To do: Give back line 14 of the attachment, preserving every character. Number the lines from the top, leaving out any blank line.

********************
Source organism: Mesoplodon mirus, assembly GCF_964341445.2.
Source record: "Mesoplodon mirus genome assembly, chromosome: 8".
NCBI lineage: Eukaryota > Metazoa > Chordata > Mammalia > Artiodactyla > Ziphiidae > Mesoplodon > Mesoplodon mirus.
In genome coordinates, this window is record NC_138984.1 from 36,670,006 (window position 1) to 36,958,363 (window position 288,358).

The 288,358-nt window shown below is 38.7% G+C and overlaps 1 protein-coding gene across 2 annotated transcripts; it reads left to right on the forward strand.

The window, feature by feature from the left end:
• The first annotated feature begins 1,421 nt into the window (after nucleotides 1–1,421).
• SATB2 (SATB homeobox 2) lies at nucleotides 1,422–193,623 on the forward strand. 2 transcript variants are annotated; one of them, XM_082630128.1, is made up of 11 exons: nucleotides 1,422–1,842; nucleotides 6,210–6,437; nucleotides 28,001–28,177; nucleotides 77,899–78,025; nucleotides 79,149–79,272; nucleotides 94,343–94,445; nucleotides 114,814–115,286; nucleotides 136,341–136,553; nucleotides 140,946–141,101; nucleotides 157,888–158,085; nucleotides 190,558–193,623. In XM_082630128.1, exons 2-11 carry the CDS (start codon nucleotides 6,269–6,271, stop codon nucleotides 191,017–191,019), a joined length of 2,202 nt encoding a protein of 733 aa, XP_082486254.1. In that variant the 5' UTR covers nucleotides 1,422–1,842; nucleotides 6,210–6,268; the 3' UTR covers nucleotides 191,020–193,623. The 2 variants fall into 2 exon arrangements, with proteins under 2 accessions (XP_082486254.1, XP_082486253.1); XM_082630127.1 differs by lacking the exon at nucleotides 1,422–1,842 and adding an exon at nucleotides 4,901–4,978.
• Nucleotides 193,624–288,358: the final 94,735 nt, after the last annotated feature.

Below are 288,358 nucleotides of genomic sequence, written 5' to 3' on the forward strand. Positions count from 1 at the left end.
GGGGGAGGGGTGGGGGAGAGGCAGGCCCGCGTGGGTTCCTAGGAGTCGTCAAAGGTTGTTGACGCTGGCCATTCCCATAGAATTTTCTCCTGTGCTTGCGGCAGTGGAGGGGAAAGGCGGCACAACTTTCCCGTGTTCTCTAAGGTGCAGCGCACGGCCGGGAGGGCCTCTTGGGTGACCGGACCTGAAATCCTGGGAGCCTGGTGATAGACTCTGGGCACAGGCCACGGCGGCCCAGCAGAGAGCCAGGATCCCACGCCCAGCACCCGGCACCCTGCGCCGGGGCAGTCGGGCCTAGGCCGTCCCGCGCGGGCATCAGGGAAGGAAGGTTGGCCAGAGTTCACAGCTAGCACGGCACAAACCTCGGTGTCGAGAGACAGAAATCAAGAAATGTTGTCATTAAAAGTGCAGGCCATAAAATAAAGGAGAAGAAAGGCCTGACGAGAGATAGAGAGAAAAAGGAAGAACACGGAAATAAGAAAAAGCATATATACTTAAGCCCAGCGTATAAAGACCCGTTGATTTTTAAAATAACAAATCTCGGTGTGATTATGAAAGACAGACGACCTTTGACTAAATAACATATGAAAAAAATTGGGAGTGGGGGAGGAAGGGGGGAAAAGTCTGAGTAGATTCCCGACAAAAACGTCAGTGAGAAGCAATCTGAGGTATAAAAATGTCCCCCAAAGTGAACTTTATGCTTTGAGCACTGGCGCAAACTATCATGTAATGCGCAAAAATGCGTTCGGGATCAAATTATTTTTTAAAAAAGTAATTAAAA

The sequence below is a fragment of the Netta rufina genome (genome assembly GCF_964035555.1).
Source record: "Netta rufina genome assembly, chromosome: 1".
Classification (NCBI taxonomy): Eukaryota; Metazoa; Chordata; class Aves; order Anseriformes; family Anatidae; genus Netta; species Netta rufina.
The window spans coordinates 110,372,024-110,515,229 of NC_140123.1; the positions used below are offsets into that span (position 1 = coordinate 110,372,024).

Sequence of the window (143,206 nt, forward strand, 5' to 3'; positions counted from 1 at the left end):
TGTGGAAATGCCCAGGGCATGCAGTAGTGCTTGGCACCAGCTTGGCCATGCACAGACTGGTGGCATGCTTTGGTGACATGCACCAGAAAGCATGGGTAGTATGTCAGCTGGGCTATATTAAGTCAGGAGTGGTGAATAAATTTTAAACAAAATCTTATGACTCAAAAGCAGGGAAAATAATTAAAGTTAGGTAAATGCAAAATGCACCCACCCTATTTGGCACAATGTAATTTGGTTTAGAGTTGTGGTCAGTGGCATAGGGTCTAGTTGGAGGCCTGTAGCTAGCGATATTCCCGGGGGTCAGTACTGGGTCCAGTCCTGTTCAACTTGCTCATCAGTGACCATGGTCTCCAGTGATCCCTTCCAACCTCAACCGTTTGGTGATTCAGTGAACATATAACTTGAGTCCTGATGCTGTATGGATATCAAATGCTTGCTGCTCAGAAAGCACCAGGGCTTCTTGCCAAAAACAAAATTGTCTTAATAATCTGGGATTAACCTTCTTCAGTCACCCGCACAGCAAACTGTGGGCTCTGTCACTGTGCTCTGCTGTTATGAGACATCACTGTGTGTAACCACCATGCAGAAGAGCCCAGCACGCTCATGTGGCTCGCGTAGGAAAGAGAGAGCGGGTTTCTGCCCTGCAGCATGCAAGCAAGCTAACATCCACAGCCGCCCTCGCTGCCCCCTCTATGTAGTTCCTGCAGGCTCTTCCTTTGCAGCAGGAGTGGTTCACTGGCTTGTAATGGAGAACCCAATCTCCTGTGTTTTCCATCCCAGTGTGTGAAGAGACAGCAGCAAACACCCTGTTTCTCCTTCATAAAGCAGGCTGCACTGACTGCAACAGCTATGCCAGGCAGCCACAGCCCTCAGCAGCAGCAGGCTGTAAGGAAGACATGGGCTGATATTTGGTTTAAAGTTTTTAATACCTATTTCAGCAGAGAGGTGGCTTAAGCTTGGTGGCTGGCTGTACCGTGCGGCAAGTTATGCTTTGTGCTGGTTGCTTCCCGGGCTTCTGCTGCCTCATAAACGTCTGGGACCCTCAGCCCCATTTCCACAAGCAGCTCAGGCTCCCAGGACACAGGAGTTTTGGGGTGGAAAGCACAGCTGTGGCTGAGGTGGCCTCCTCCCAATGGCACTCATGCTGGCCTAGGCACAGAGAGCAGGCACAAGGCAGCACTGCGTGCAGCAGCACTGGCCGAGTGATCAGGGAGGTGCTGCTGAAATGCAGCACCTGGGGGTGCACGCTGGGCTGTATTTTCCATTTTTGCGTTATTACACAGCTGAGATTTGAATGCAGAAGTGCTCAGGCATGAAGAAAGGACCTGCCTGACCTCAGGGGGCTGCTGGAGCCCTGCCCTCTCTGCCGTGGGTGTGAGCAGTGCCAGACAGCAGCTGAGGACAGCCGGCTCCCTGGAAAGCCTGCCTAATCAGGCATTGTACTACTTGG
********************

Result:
Classification (NCBI taxonomy): Eukaryota; Metazoa; Chordata; class Aves; order Anseriformes; family Anatidae; genus Netta; species Netta rufina.